The first time I flew to Seattle I burst into tears.

 The plane was landing just after sunset and as we made our final approach the Olympic mountains came into view. The glaciers were blazing with alpenglow against a deep dark blue sky. The view was stunning, literally. Thought stopped. Tears came. The plane landed, and I was still intoxicated by the moment hours later.

 That was a long time ago. And there have been many similar moments of transcendence. As a diver, being immersed quite literally in a sea of life produces awe on a near daily basis. Sharks, you discover, are spiritual creatures.

 Awe is more than a lovely moment. Its potent healing powers are formidable. Scientists have found that regular experiences of awe lower inflammation. It activates the parts of the Vagus nerve that serve as an antidote to trauma. Psychologist Jonah Paquette, who has written a book on the subject of awe summarizes thus: “By experiencing more awe in our daily lives, we can become less stressed, healthier, happier, and more connected to those around us.”

 My current obsession is trauma. Not so much my own, though that certainly exists. But how, as a coach, to help those struggling with trauma (which is arguably all of us) find more peace and equanimity even as our nervous systems go off like oversensitive smoke detectors on a regular basis. I deeply believe awe can be a big part of what trauma pioneer Peter Levine calls the ‘counter-vortex,’ a sort of anti-matter that counteracts traumatic dysregulation.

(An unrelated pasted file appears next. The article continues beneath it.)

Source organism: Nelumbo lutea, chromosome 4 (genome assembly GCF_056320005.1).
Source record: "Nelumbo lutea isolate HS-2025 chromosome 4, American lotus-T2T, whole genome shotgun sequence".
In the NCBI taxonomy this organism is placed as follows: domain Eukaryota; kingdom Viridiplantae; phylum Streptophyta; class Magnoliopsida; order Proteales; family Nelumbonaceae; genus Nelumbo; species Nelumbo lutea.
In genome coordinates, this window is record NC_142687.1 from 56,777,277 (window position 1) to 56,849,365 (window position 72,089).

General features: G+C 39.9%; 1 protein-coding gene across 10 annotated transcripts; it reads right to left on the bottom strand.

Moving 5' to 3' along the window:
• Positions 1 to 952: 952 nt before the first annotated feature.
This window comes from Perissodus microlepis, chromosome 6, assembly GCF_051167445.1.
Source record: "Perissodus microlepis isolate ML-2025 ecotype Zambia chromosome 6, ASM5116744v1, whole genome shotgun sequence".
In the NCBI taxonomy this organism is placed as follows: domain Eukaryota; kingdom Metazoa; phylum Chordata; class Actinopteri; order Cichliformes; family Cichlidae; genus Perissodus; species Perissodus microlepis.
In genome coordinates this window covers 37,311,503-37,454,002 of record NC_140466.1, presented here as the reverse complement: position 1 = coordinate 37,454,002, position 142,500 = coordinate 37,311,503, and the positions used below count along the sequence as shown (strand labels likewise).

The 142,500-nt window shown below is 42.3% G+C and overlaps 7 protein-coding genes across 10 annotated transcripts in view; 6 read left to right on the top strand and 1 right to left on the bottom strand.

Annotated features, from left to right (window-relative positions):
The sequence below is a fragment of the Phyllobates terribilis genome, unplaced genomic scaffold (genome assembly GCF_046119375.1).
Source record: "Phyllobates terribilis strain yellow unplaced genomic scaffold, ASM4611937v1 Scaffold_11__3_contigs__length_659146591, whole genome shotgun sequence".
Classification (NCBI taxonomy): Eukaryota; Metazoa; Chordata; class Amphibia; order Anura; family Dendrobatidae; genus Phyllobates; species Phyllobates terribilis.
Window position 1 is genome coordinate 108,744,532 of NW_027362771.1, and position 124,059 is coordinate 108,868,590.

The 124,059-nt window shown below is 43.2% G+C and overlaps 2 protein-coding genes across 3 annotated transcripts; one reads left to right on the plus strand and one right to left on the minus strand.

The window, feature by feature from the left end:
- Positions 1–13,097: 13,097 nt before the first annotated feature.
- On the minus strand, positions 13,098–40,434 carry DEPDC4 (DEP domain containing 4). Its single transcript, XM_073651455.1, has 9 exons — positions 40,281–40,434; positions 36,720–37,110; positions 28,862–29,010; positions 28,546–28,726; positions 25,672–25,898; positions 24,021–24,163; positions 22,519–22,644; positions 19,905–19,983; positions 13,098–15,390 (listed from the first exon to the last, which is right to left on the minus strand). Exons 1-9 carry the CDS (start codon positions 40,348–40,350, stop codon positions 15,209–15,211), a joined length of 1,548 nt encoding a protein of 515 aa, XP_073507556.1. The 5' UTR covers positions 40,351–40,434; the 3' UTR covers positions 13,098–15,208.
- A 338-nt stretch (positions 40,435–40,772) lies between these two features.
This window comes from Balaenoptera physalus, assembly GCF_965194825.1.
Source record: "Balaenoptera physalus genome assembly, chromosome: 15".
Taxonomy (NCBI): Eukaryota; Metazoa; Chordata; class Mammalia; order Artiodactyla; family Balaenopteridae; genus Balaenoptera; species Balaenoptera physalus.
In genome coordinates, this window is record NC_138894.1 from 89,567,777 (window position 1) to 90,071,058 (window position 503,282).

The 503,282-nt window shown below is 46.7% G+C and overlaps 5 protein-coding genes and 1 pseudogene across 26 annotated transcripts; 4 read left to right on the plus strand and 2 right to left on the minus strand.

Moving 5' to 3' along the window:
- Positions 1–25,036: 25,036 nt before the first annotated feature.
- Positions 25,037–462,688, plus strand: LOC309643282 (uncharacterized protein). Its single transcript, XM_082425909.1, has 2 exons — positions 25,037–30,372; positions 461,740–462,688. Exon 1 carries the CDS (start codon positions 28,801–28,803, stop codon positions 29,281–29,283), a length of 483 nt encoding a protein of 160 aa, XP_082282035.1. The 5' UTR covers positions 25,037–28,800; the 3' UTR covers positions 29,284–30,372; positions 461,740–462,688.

And gaining this benefit doesn’t require you to venture much farther than your own backyard, Says Paquette, “Experiences of awe don’t have to be grand, like a total solar eclipse, to offer benefit. Any experience of awe can touch our lives and help us connect with our world with more compassion.”

Therapist, author and trauma expert Deb Dana calls moments of everyday awe glimmers. These are the everyday moments of sensing the presence of something larger than ourselves. Glimmers can take many forms: your dog sleeping under a shaft of sunlight; the whooshing sound of a breeze passing through leaves; the voice of someone you care for; a warm smile; a photo or video of waves lapping the beach (water is a major source of glimmers); a pleasing scent.

 Glimmers are the opposite of triggers. And they’re almost always available. The more you look for glimmers, sit with them, let them touch you, the more powerful the benefits. 

 Have a look around you right now. Is there something you see, hear, smell or can touch that brings an involuntary ping of pleasure? Stay with it. Let it have its way with you. And stay open to the next glimmer and the next one and the one after that. 

One important trauma note: like so many things that are medicine for people who have not experienced trauma, glimmers can be harmful for trauma survivors if not treated with caution, care and judgment. If you are prone to getting flooded by strong emotions, glimmers may be best experienced in very small doses. Better still, if you are seeing a coach or therapist, bring them along for the ride.

In small doses or huge helpings, awe should be in every resilience toolkit.

See you at the next sunset.